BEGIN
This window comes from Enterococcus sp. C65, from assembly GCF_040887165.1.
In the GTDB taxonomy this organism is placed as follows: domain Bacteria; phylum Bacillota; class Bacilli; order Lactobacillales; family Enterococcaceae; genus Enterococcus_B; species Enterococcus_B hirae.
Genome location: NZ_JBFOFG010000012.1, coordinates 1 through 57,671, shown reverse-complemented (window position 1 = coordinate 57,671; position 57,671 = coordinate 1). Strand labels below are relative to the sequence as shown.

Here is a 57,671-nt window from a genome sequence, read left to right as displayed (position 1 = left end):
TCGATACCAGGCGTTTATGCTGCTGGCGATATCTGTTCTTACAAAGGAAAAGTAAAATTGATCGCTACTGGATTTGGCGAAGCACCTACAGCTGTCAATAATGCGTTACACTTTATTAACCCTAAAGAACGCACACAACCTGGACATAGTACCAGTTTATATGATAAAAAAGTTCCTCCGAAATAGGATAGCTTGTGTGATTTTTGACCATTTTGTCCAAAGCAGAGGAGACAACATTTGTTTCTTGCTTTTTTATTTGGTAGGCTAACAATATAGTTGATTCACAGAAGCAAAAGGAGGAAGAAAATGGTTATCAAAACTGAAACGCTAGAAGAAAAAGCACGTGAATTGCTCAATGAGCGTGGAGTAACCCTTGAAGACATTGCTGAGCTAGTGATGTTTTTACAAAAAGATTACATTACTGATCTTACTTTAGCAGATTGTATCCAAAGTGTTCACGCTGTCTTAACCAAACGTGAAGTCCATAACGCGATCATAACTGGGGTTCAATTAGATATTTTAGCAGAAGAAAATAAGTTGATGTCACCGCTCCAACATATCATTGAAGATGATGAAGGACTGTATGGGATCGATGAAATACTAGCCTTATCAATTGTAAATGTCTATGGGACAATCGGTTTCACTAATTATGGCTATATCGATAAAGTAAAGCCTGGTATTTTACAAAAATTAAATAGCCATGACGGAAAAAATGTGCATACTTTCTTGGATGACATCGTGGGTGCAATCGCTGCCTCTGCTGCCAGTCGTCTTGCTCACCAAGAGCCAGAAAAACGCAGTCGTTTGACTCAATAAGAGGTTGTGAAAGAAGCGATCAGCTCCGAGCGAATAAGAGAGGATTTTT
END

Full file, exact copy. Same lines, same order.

This window comes from Enterococcus sp. C65, from assembly GCF_040887165.1.
In the GTDB taxonomy this organism is placed as follows: domain Bacteria; phylum Bacillota; class Bacilli; order Lactobacillales; family Enterococcaceae; genus Enterococcus_B; species Enterococcus_B hirae.
Genome location: NZ_JBFOFG010000012.1, coordinates 1 through 57,671, shown reverse-complemented (window position 1 = coordinate 57,671; position 57,671 = coordinate 1). Strand labels below are relative to the sequence as shown.

Here is a 57,671-nt window from a genome sequence, read left to right as displayed (position 1 = left end):
TCGATACCAGGCGTTTATGCTGCTGGCGATATCTGTTCTTACAAAGGAAAAGTAAAATTGATCGCTACTGGATTTGGCGAAGCACCTACAGCTGTCAATAATGCGTTACACTTTATTAACCCTAAAGAACGCACACAACCTGGACATAGTACCAGTTTATATGATAAAAAAGTTCCTCCGAAATAGGATAGCTTGTGTGATTTTTGACCATTTTGTCCAAAGCAGAGGAGACAACATTTGTTTCTTGCTTTTTTATTTGGTAGGCTAACAATATAGTTGATTCACAGAAGCAAAAGGAGGAAGAAAATGGTTATCAAAACTGAAACGCTAGAAGAAAAAGCACGTGAATTGCTCAATGAGCGTGGAGTAACCCTTGAAGACATTGCTGAGCTAGTGATGTTTTTACAAAAAGATTACATTACTGATCTTACTTTAGCAGATTGTATCCAAAGTGTTCACGCTGTCTTAACCAAACGTGAAGTCCATAACGCGATCATAACTGGGGTTCAATTAGATATTTTAGCAGAAGAAAATAAGTTGATGTCACCGCTCCAACATATCATTGAAGATGATGAAGGACTGTATGGGATCGATGAAATACTAGCCTTATCAATTGTAAATGTCTATGGGACAATCGGTTTCACTAATTATGGCTATATCGATAAAGTAAAGCCTGGTATTTTACAAAAATTAAATAGCCATGACGGAAAAAATGTGCATACTTTCTTGGATGACATCGTGGGTGCAATCGCTGCCTCTGCTGCCAGTCGTCTTGCTCACCAAGAGCCAGAAAAACGCAGTCGTTTGACTCAATAAGAGGTTGTGAAAGAAGCGATCAGCTCCGAGCGAATAAGAGAGGATTTTT